Host First Nations support the Vancouver Park Board dissolution

The xʷməθkʷəy̓əm (Musqueam), Sḵwx̱wú7mesh (Squamish), and səlilwətaɬ (Tsleil-Waututh) Nations have told the B.C. government and the City of Vancouver that they support the dissolution of the Vancouver Park Board.

In a letter obtained by CityNews, the three Host Nations say they will immediately begin working on the transition process.

“We have asked the MST Technical Team to meet with your officials to immediately begin work on the proposed amendment, together with any consequential and related amendments that may be required to the Community Charter, Local Government Act, and other provincial legislation,” the Nations wrote.

The approval of the Nations is required to amend the Vancouver Charter — which is a necessary step in the city’s plans to dismantle the elected Park Board.

The Nations are seeking a written commitment from the province and the city to begin a joint initiative to modernize the Vancouver Charter to make it consistent with the United Nations Declaration on the Rights of Indigenous Peoples (UNDRIP).

“We envision that work could start after we complete our work to amend the Vancouver Charter [to abolish the park board],” the letter stated.

Sources close to the talks tell CityNews the Nations are proposing a variety of amendments, including how they are referred to in the charter, and modernizing the rules around social housing projects on First Nation lands within the City of Vancouver.

Speaking to CityNews Monday morning, Vancouver Mayor Ken Sim shared that he’s “over the moon.”

“We are incredibly grateful that MST are supporting the vision that we have for a better Vancouver,” he said. “We appreciate their partnership and the trust.”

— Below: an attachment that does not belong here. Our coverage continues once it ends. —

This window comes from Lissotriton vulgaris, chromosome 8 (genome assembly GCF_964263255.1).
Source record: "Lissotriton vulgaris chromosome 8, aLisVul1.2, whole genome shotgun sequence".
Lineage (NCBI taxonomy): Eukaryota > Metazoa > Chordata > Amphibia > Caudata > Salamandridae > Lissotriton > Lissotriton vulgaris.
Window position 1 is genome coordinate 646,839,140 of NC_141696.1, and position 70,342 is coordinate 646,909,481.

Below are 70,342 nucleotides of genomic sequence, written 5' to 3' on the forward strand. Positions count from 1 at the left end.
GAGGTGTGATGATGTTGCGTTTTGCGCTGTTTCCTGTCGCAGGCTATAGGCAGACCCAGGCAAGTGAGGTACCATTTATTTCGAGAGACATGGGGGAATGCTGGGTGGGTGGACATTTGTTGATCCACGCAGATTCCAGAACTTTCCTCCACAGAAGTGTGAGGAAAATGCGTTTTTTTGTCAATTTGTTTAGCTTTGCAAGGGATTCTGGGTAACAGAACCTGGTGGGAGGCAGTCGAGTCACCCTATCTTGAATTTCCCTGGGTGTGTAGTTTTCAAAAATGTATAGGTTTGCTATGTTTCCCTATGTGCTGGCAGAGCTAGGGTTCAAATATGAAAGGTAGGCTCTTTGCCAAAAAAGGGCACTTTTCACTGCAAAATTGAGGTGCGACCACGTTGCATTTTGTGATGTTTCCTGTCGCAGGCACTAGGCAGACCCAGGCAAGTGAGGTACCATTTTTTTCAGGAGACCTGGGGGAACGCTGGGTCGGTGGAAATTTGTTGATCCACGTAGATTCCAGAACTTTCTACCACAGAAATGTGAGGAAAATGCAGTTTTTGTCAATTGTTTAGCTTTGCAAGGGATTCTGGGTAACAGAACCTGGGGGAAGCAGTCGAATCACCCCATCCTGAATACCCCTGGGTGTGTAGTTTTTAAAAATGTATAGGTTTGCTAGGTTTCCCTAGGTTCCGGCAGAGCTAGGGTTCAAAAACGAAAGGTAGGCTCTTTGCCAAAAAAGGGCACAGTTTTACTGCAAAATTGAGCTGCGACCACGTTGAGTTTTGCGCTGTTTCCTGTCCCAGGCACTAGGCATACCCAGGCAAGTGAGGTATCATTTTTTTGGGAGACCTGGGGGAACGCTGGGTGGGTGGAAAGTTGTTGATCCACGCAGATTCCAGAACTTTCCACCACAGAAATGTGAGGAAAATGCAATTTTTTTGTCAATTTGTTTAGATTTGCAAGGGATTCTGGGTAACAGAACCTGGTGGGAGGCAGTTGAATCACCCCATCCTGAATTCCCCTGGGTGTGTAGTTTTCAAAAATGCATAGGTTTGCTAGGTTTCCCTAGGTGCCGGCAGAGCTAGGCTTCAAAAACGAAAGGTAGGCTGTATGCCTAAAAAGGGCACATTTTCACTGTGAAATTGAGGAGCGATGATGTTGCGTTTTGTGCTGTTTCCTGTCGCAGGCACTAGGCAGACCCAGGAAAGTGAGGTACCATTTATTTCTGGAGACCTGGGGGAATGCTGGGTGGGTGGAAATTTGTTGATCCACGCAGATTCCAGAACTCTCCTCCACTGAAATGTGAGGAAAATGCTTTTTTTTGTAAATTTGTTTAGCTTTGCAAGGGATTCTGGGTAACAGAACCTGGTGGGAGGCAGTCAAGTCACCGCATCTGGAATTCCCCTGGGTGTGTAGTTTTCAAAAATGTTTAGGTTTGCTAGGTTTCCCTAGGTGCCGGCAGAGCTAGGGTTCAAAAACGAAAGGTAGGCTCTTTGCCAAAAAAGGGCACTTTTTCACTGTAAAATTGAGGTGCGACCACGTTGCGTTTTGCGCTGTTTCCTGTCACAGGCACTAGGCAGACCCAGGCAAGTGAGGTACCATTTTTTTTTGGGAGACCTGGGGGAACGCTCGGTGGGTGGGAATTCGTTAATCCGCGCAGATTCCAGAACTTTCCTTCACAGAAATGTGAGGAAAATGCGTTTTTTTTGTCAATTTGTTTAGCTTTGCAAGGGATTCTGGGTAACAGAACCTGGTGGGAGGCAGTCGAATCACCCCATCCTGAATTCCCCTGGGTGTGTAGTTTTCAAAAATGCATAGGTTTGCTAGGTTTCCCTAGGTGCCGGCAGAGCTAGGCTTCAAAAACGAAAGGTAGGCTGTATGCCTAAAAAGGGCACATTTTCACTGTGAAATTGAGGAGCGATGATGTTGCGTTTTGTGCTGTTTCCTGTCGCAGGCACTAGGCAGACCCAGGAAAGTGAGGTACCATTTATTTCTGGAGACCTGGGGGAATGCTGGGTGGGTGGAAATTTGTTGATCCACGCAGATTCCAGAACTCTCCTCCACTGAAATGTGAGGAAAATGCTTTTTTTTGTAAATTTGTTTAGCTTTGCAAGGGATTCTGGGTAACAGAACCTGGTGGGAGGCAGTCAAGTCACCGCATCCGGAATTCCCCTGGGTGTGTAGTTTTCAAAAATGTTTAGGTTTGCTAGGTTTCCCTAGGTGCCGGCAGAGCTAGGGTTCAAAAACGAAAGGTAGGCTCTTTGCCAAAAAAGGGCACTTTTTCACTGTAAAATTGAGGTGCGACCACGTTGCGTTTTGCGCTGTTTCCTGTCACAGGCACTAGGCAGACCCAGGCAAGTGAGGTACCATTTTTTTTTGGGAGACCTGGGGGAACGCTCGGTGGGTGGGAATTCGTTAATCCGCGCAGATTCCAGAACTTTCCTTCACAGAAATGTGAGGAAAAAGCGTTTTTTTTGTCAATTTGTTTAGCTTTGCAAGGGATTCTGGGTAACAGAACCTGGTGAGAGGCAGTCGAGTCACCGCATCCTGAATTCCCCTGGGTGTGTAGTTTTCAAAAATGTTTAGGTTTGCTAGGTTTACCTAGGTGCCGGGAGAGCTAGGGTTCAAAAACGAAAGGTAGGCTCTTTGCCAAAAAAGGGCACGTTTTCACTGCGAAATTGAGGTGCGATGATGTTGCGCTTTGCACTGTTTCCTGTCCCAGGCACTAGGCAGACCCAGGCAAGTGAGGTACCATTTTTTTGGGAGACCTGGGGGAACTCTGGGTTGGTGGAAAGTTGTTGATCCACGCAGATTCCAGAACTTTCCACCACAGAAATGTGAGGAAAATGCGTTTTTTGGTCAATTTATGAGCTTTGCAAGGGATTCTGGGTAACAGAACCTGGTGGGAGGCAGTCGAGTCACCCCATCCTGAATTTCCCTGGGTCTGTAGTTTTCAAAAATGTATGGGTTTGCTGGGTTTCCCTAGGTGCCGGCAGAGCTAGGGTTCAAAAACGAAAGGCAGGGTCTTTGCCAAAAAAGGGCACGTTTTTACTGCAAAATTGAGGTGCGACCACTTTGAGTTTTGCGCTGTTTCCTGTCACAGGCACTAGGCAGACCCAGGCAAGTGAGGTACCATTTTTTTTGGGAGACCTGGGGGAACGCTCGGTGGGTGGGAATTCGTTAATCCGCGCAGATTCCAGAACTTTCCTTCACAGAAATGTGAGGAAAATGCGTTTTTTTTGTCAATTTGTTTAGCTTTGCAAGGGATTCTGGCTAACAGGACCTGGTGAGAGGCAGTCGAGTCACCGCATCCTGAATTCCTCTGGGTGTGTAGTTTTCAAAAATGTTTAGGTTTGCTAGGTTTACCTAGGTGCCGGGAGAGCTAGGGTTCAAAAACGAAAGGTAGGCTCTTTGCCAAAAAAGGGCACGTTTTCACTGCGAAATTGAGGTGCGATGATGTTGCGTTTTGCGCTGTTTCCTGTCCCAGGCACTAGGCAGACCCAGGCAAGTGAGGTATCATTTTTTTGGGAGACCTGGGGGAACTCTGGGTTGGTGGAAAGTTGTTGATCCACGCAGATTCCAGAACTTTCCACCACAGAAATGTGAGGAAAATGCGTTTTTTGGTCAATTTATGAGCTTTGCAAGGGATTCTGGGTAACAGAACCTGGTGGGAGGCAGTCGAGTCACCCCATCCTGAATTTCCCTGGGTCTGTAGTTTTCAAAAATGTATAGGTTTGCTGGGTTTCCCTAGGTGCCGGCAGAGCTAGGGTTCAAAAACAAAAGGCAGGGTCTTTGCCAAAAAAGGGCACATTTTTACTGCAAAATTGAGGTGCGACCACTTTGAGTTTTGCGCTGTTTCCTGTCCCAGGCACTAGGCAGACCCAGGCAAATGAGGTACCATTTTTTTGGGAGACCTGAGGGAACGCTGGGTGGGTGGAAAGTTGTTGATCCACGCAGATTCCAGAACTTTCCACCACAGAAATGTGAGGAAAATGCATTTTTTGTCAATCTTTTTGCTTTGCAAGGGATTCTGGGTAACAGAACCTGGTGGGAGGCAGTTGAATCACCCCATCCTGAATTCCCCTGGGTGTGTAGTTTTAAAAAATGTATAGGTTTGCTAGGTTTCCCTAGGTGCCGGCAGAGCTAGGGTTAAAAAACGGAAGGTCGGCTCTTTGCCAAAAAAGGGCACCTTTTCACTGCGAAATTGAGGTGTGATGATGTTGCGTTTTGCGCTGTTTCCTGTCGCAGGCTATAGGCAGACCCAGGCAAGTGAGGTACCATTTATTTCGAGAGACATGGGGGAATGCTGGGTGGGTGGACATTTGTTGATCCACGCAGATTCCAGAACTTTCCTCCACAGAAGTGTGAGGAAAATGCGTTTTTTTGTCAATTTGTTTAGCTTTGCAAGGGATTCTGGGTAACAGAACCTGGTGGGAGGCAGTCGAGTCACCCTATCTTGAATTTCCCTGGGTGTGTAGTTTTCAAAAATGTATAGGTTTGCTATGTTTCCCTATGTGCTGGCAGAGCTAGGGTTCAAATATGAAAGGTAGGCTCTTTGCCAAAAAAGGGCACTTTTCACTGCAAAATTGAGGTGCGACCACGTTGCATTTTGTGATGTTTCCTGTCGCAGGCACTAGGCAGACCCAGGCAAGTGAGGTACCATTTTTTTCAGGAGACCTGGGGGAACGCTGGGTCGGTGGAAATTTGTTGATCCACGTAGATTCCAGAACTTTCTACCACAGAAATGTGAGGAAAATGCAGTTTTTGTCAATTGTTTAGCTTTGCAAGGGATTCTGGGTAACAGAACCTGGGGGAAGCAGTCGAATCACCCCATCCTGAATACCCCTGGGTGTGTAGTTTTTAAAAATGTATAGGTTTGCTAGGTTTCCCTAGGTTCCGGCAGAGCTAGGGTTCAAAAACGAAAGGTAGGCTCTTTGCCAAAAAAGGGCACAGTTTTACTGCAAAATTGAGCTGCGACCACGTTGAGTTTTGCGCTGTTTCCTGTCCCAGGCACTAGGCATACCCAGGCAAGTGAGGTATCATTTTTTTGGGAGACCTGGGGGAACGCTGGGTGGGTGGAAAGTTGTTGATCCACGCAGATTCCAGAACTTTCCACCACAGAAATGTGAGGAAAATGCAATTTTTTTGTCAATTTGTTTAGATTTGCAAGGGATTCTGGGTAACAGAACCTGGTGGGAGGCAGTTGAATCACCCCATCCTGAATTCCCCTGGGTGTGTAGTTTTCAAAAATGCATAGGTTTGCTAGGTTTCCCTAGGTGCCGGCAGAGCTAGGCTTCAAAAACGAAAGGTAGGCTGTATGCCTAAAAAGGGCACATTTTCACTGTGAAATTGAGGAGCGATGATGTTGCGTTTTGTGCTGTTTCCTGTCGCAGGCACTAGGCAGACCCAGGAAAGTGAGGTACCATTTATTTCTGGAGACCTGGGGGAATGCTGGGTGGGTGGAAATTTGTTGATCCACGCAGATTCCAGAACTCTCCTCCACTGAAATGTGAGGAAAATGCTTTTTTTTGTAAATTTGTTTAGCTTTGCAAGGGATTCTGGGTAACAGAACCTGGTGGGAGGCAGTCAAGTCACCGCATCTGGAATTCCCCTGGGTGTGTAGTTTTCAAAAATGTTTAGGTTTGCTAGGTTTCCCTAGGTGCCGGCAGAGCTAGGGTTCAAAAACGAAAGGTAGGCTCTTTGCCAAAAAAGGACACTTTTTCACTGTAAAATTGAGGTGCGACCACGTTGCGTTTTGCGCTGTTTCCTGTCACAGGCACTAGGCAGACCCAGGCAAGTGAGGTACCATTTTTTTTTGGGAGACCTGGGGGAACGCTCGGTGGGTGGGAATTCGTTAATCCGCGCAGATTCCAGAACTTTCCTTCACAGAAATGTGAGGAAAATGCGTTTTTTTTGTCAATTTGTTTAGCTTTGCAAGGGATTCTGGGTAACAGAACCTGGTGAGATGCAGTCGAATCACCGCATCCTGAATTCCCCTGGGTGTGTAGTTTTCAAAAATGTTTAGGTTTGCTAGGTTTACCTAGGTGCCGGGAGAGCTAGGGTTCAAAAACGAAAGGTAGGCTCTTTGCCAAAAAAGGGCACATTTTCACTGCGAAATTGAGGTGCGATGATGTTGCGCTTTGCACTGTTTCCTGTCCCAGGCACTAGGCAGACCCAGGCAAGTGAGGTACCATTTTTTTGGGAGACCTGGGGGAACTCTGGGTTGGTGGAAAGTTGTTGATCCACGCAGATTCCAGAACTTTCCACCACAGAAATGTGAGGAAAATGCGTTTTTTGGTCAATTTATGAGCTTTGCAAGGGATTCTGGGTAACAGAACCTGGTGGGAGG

Sim said the amendments and dissolution will take some time, but the city has been clear that each Nation will have its support in “getting to the answer on their terms and on their timetable.”

“We’re super happy that we have a great working relationship with all three Nations, and we’re super happy that they’re supporting our vision.

“Vancouver’s the city of reconciliation, and Musqueam, Squamish, and Tsleil-Waututh Nations have a huge stake in everything we do, and going forward we will converse with them all the time, and they have a seat at the table,” he shared. “This is just another step in the process of getting to that city of true reconciliation.”

Sim said the next steps are in the hands of the province. However, he, and the city, understand that the provincial government has “a lot on their plate” currently, including dealing with housing and health-care, so “we hope that it happens sooner rather than later,” but there is no official set timeline for when the city would see the board dissolved.

“Folding in the elected Park Board under one roof will have a huge positive effect on how we build our parks going forward, and we’re super excited about making this move and getting on with the business of making our parks even more vibrant, and our recreation more vibrant than they ever have been in the City of Vancouver,” Sim shared.

Sḵwx̱wú7mesh Úxwumixw (Squamish Nation) was the last Nation to agree to the project, with the other two Nations publically agreeing to the board’s dissolution by early February.

The plan to abolish the Park Board was announced in early December by Mayor Ken Sim, who said the board was inefficient and costly.

The move has been protested by some residents, including four of the seven current Park Board commissioners. 

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